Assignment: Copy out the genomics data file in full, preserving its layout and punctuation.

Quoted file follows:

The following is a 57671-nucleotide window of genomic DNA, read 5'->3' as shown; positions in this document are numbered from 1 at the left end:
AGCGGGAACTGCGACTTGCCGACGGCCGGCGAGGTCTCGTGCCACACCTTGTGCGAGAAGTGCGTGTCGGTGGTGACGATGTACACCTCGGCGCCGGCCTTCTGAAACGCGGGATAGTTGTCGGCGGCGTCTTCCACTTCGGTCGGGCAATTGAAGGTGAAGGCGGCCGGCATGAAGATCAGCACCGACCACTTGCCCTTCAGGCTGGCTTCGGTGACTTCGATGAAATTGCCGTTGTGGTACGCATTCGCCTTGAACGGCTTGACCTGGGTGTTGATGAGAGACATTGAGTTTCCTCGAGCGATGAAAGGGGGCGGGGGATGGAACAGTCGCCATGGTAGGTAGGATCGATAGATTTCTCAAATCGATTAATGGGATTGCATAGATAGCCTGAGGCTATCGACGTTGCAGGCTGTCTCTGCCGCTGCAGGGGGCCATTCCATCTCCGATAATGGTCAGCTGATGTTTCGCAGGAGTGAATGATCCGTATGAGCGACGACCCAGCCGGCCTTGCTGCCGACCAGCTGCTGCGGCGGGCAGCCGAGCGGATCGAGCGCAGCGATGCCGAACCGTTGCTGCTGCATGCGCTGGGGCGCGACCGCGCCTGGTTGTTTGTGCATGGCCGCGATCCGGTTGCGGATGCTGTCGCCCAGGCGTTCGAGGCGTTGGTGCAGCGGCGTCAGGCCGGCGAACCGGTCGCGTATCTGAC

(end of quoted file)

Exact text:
The following is a 57671-nucleotide window of genomic DNA, read 5'->3' as shown; positions in this document are numbered from 1 at the left end:
AGCGGGAACTGCGACTTGCCGACGGCCGGCGAGGTCTCGTGCCACACCTTGTGCGAGAAGTGCGTGTCGGTGGTGACGATGTACACCTCGGCGCCGGCCTTCTGAAACGCGGGATAGTTGTCGGCGGCGTCTTCCACTTCGGTCGGGCAATTGAAGGTGAAGGCGGCCGGCATGAAGATCAGCACCGACCACTTGCCCTTCAGGCTGGCTTCGGTGACTTCGATGAAATTGCCGTTGTGGTACGCATTCGCCTTGAACGGCTTGACCTGGGTGTTGATGAGAGACATTGAGTTTCCTCGAGCGATGAAAGGGGGCGGGGGATGGAACAGTCGCCATGGTAGGTAGGATCGATAGATTTCTCAAATCGATTAATGGGATTGCATAGATAGCCTGAGGCTATCGACGTTGCAGGCTGTCTCTGCCGCTGCAGGGGGCCATTCCATCTCCGATAATGGTCAGCTGATGTTTCGCAGGAGTGAATGATCCGTATGAGCGACGACCCAGCCGGCCTTGCTGCCGACCAGCTGCTGCGGCGGGCAGCCGAGCGGATCGAGCGCAGCGATGCCGAACCGTTGCTGCTGCATGCGCTGGGGCGCGACCGCGCCTGGTTGTTTGTGCATGGCCGCGATCCGGTTGCGGATGCTGTCGCCCAGGCGTTCGAGGCGTTGGTGCAGCGGCGTCAGGCCGGCGAACCGGTCGCGTATCTGAC